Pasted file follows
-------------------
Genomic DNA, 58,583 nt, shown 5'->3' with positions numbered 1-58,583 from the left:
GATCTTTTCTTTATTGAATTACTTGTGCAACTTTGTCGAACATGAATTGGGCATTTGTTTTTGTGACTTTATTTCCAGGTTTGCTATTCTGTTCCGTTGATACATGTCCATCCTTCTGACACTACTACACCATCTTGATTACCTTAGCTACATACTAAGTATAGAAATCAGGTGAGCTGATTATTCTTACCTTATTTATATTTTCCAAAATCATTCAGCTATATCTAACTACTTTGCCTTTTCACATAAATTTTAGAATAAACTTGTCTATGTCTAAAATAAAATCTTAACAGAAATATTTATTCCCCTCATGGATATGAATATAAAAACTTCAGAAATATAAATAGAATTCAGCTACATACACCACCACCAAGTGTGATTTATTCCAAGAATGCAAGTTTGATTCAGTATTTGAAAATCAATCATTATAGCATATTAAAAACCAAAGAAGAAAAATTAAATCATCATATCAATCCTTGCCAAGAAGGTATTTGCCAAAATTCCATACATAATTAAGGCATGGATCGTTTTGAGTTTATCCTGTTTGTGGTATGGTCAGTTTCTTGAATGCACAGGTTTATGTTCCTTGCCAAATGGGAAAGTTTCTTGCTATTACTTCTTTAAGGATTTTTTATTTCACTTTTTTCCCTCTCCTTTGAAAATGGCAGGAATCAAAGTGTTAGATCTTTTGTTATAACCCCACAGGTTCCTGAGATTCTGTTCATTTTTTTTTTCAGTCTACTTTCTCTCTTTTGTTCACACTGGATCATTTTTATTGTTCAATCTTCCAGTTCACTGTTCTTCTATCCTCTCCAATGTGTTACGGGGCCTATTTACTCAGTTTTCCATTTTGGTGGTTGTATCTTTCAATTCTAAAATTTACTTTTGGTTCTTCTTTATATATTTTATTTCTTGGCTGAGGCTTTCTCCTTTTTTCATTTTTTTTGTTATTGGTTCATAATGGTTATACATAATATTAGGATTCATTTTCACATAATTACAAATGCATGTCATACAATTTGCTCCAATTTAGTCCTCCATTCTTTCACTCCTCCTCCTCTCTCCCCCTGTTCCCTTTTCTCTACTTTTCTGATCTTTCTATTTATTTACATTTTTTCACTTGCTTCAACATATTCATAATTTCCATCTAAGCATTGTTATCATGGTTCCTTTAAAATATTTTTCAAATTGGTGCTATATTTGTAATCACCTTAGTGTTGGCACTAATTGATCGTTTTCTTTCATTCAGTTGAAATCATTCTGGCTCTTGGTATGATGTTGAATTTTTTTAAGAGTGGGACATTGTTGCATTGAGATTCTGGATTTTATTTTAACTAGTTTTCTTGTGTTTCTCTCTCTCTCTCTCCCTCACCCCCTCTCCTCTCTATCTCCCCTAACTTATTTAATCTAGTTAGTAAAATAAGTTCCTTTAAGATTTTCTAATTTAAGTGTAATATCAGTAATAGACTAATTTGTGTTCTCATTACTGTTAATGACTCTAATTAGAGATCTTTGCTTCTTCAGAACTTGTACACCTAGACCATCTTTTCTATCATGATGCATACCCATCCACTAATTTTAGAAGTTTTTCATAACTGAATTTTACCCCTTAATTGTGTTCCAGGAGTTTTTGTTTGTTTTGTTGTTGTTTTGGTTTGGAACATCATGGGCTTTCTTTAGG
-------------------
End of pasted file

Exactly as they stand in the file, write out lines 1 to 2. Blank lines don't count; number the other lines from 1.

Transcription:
Genomic DNA, 58,583 nt, shown 5'->3' with positions numbered 1-58,583 from the left:
GATCTTTTCTTTATTGAATTACTTGTGCAACTTTGTCGAACATGAATTGGGCATTTGTTTTTGTGACTTTATTTCCAGGTTTGCTATTCTGTTCCGTTGATACATGTCCATCCTTCTGACACTACTACACCATCTTGATTACCTTAGCTACATACTAAGTATAGAAATCAGGTGAGCTGATTATTCTTACCTTATTTATATTTTCCAAAATCATTCAGCTATATCTAACTACTTTGCCTTTTCACATAAATTTTAGAATAAACTTGTCTATGTCTAAAATAAAATCTTAACAGAAATATTTATTCCCCTCATGGATATGAATATAAAAACTTCAGAAATATAAATAGAATTCAGCTACATACACCACCACCAAGTGTGATTTATTCCAAGAATGCAAGTTTGATTCAGTATTTGAAAATCAATCATTATAGCATATTAAAAACCAAAGAAGAAAAATTAAATCATCATATCAATCCTTGCCAAGAAGGTATTTGCCAAAATTCCATACATAATTAAGGCATGGATCGTTTTGAGTTTATCCTGTTTGTGGTATGGTCAGTTTCTTGAATGCACAGGTTTATGTTCCTTGCCAAATGGGAAAGTTTCTTGCTATTACTTCTTTAAGGATTTTTTATTTCACTTTTTTCCCTCTCCTTTGAAAATGGCAGGAATCAAAGTGTTAGATCTTTTGTTATAACCCCACAGGTTCCTGAGATTCTGTTCATTTTTTTTTTCAGTCTACTTTCTCTCTTTTGTTCACACTGGATCATTTTTATTGTTCAATCTTCCAGTTCACTGTTCTTCTATCCTCTCCAATGTGTTACGGGGCCTATTTACTCAGTTTTCCATTTTGGTGGTTGTATCTTTCAATTCTAAAATTTACTTTTGGTTCTTCTTTATATATTTTATTTCTTGGCTGAGGCTTTCTCCTTTTTTCATTTTTTTTGTTATTGGTTCATAATGGTTATACATAATATTAGGATTCATTTTCACATAATTACAAATGCATGTCATACAATTTGCTCCAATTTAGTCCTCCATTCTTTCACTCCTCCTCCTCTCTCCCCCTGTTCCCTTTTCTCTACTTTTCTGATCTTTCTATTTATTTACATTTTTTCACTTGCTTCAACATATTCATAATTTCCATCTAAGCATTGTTATCATGGTTCCTTTAAAATATTTTTCAAATTGGTGCTATATTTGTAATCACCTTAGTGTTGGCACTAATTGATCGTTTTCTTTCATTCAGTTGAAATCATTCTGGCTCTTGGTATGATGTTGAATTTTTTTAAGAGTGGGACATTGTTGCATTGAGATTCTGGATTTTATTTTAACTAGTTTTCTTGTGTTTCTCTCTCTCTCTCTCCCTCACCCCCTCTCCTCTCTATCTCCCCTAACTTATTTAATCTAGTTAGTAAAATAAGTTCCTTTAAGATTTTCTAATTTAAGTGTAATATCAGTAATAGACTAATTTGTGTTCTCATTACTGTTAATGACTCTAATTAGAGATCTTTGCTTCTTCAGAACTTGTACACCTAGACCATCTTTTCTATCATGATGCATACCCATCCACTAATTTTAGAAGTTTTTCATAACTGAATTTTACCCCTTAATTGTGTTCCAGGAGTTTTTGTTTGTTTTGTTGTTGTTTTGGTTTGGAACATCATGGGCTTTCTTTAGG